• We work with TCM practitioner to apply these ancient dietary principles to our menu items. We hope to remind and revive the ancient practice of eat according to season to our well being and be in harmony with our environment.
  • 2.2. Happy Productive Staff
    • • Provide equal opportunity.
      • Promote and award base on merits.
      • Provide adequate and appropriate training opportunities to staff.
  • 2.3. Support Our Community
    • • Each year we support a number of (up to 5) local charities in both monetary donations and donation in kinds (dinner as prize to raise money)
      • E.g., Impact HK, PathFinders, Autism Partnership, Women in Finance, Haw Par Music Foundation, Pebbles, Rain Lily, etc.

      3. Enviroment:

  • 3.1. Recyle
    • • Recycle whenever it is practical and possible.
  • 3.2. Value Natural Resources
    • • Offer filtered water to minimize use of bottled water.
      • Adjust aircon in restaurant to appropriate level.
      • Use non paper menus.
  • 3.3. Minimize Wastage
    • • Design appropriate menu portions to minimize wastage.
      • Encourage customers to pack leftovers.
      • Educate staff / customers not to over order.



Creative Refined Hong Kong Cuisine


A decade ago when our owner chef, Sandy Keung, began her chef's journey, geography was not of concern. The goal was simply to cook food that she loves and to create a place where people connect and share experiences. Dishes created are purely reflective of her unique cultural background and authentic to her personal experiences as a typhical Hong Konger.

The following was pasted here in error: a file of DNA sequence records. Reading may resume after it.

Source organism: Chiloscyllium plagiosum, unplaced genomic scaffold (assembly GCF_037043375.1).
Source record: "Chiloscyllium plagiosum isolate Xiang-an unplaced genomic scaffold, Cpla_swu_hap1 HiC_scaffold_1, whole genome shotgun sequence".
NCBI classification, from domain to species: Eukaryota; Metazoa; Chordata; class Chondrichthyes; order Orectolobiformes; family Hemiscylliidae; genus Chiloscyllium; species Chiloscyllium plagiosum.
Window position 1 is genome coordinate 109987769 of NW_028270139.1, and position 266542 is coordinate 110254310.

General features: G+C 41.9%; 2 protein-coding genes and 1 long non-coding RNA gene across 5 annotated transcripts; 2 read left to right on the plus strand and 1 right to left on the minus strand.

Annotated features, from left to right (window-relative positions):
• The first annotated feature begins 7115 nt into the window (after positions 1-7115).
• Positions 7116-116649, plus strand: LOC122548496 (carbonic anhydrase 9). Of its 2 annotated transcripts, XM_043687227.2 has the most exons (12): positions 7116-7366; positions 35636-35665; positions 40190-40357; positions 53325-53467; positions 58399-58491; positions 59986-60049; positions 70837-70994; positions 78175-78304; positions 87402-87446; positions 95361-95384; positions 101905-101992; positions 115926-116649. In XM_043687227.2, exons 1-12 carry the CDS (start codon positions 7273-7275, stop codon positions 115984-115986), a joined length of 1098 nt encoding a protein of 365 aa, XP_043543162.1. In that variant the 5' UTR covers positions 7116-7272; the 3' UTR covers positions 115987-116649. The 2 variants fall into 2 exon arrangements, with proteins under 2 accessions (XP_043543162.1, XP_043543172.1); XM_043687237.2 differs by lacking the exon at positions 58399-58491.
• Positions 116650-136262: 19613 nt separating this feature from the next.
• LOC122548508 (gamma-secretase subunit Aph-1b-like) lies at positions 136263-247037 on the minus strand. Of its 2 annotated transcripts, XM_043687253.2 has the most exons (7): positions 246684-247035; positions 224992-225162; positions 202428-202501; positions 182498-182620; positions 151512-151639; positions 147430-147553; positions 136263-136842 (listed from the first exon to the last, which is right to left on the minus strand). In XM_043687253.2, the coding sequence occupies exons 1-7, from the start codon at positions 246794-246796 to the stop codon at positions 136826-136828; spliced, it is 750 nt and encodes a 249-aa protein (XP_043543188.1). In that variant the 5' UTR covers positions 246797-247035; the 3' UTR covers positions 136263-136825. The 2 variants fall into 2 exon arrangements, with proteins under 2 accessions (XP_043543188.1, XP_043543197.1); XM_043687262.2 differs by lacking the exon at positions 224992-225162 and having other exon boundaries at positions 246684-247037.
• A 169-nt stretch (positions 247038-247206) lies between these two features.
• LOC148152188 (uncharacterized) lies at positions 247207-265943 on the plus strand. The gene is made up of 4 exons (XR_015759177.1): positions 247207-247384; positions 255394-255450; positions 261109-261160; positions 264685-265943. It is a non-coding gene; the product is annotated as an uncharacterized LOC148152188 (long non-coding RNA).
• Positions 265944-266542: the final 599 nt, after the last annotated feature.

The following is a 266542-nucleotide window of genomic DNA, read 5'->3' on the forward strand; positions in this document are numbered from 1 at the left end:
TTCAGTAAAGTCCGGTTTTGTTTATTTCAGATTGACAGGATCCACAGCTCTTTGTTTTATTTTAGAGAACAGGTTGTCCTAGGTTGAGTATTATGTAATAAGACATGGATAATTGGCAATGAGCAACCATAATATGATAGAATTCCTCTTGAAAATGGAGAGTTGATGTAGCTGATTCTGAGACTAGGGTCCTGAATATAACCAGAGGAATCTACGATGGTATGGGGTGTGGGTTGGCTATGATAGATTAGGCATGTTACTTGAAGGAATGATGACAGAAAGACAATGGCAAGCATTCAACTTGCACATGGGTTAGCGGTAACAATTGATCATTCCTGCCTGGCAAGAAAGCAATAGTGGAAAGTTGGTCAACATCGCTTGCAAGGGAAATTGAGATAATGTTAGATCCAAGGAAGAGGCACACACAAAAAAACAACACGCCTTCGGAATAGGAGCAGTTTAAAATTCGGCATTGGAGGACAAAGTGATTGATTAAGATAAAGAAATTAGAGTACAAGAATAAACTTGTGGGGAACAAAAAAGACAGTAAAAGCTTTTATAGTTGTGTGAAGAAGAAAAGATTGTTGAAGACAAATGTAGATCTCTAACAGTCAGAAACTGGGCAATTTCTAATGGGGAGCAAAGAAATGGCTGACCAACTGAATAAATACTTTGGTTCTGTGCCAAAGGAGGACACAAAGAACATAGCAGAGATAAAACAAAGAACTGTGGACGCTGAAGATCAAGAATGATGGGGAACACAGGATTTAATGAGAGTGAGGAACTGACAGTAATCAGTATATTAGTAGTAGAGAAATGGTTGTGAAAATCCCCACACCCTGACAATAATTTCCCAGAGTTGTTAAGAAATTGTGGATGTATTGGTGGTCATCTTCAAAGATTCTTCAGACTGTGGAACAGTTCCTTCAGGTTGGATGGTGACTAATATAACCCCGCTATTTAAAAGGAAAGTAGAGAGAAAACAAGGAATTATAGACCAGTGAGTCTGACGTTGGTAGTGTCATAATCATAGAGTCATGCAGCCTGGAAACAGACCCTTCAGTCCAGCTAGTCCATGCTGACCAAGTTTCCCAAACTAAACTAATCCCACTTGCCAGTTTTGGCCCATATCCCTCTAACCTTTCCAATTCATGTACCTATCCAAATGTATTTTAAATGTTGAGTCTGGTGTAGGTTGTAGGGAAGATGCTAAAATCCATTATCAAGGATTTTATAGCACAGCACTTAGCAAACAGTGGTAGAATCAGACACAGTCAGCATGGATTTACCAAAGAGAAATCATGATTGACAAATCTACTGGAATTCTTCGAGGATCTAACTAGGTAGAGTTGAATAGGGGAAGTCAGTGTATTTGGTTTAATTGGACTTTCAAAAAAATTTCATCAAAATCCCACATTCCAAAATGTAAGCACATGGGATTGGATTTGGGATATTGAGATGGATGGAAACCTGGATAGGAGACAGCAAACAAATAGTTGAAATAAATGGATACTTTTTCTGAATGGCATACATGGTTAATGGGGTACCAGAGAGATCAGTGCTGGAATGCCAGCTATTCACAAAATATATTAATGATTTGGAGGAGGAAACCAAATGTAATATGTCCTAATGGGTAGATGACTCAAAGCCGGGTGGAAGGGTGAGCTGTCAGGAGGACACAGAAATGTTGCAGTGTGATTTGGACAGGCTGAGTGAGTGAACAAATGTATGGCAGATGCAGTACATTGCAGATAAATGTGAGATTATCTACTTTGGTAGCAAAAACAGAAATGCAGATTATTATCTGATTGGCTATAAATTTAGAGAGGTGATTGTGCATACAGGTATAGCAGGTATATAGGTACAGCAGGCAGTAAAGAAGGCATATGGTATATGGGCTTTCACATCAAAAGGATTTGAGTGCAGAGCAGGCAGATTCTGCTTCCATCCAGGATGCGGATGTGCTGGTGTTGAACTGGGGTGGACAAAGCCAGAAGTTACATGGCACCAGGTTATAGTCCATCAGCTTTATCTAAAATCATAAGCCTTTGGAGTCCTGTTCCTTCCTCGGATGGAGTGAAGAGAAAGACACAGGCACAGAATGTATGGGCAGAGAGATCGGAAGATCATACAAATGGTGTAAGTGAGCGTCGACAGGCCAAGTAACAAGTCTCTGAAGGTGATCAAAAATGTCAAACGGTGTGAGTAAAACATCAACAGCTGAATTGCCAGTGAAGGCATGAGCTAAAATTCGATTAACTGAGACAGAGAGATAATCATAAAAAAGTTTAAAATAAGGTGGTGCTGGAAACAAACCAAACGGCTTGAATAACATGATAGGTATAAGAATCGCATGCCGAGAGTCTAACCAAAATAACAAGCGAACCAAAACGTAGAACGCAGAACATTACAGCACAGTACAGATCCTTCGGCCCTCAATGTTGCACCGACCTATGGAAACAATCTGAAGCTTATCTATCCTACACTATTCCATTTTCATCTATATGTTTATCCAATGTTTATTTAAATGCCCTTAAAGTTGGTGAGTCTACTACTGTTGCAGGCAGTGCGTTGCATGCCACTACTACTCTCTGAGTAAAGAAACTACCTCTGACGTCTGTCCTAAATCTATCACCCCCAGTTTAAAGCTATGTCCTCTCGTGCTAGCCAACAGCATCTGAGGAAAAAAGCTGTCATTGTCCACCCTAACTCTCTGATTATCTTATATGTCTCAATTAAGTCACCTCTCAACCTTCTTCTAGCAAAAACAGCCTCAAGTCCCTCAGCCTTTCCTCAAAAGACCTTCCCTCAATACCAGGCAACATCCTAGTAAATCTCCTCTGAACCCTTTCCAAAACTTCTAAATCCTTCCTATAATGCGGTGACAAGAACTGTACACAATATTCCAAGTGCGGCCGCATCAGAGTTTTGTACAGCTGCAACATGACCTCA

十年前,當我們的主廚 Sandy Keung 開始她的廚師生涯時,國家或地理料理並不是考慮因素。目標只是烹飪她喜愛的食物菜餚,並創造一個人們交流和分享經驗的地方。十年來所創作的菜餚完全反映了她獨特的文化背景,並真實地反映了她作為典型香港人的個人經歷。



夏天屬火,對應的五臟六腑是心臟,加上氣候炎熱,汗液外洩。俗話說「汗為心之液」,夏季要避免大量出汗,使精神及體力下降更感疲勞,多補充水分非常重要。夏天可多吃麥冬、赤小豆、竹葉、苦瓜、黃瓜、西瓜等食物,均有助清心火、清熱安神。此外中醫有論不同顏色的食物分別對不同的臟腑器官有所補益,食材的青、紅、黃、白、黑五種顏色對應到人體的肝、心、脾、肺、腎。 紅色食物有助養心護心,並有助體內生血、活血,因此番茄、紅蘿蔔、枸杞、紅棗、紅豆等紅色食物可以多吃。

Summer Cuisine

"Arrival of Summer" is the first solar term in summer season. This is the season when the weather becomes hot and humid. As the temperature rises, Yang Qi (energy) also rises. The human body will consume more energy, and the work load of the heart will increase as well. Traditional Chinese medicine believes that during summer season, it is most important to nourish the spleen and nourish the heart.
Summer corresponds with fire in the five elements term, and the corresponding body parts are the heart and spleen. As the weather gets hotter, we tend to sweat more. TCM believes "sweat is the fluid of the heart". In summer, it is very important to avoid excessive sweating as it causes weakening physical and mental strength, and tiredness. It is very important to replenish body fluid by drinking more water. In summer, you can eat more food heat clearing and cooling food such as red beans, bamboo leaves, bitter gourd, cucumber, squashes, watermelon, etc. TCM also believes that different color of food: green, red, yellow, white, and black, correspond to different internal organs: the liver, heart, face, lungs, and kidney. One should eat more red foods such as carrots, jujubes, red dates, and red beans in the summer.


Conscious, Ingredient Based Cuisine


    • Deeply influenced by the Chinese holistic concept of ‘harmony between man and nature’, TABLE revives the practice of eating according to seasonality. Seasonal local vegetables and other ingredients are incorporated into the menu according to Traditional Chinese medicine principles and the 24 Solar Terms. The five internal organs are nourished by maintaining the harmony of the five elements within the body to optimise wellbeing. Dishes also aim to showcase beloved local flavours using Western cooking techniques with ingredients from Hong Kong and around the world to create a ‘Conscious, Ingredient Based Cuisine’ that is uniquely Hong Kong and uniquely ‘Sandy’.